Breast cancer is the most commonly diagnosed form of cancer in every state except for Utah and Mississippi, where prostate cancer is more frequently diagnosed. But breast and prostate cancer, while afflicting relatively more people, are not the deadliest forms of the disease.
Of all known cancer types, lung-related cancers are the top killers in every state except for Utah, which has the nation’s lowest smoking rate. Of the 25 states with higher cancer mortality rates, all but three have adult smoking rates that exceed the national rate of approximately 17%. In the three states with the highest mortality rates from any cancer — Kentucky, West Virginia, and Mississippi — more than one in every five adults smokes.
There is no clear pattern between income levels in a state and cancer diagnosis rates. For example, Texas, Arizona, and New Mexico — three states with relatively low cancer incidence rates — are also some of the nation’s poorest states. Meanwhile, relatively high-income states like Pennsylvania, New York, and New Jersey report among the top 10 cancer incidence rates.
Mortality rates, on the other hand, do appear related to financial status. The median annual household income does not exceed the national level of $57,617 in any of the 10 states with the highest cancer mortality rates. With few exceptions, income is higher in states with lower cancer mortality rate.
The different likelihoods of being screened, diagnosed, treated effectively, and surviving cancer mean the states with the highest diagnosis rates do not necessarily have the highest mortality rates. The difference, Feuer explained, is related to “a complicated array of insurance and access to care issues.”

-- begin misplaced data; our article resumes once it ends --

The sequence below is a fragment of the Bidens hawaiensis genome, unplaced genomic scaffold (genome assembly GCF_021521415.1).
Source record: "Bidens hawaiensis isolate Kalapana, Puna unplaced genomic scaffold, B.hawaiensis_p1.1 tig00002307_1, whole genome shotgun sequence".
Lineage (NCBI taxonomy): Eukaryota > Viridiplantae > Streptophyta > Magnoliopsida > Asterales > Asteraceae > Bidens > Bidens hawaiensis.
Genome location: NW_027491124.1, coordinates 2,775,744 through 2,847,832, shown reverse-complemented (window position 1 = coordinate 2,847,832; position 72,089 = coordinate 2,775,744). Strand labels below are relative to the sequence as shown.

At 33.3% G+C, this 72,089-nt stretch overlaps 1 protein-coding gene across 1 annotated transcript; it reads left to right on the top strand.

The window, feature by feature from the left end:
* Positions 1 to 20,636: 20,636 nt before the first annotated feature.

To identify the incidence of cancer in every state, 24/7 Wall St. reviewed the age-adjusted cancer incidence rate in every state from data compiled by the Centers for Disease Control and Prevention. The rate represents the number of new cases during a given time frame (2015) in a given geographic area (state) per 100,000 people.
The data is from the report, “United States Cancer Statistics: 2000-2015 Incidence and Mortality Web-based Report,” produced by the U.S. Department of Health and Human Services, Centers for Disease Control and Prevention and National Cancer Institute, published in 2017. The percentage of adults who currently smoke in each state was obtained from The County Health Rankings & Roadmaps program, produced by the Robert Wood Johnson Foundation and the University of Wisconsin Population Health Institute. Total Population, median household income, and educational attainment are derived from the Census Bureau’s 2016 American Community Survey.
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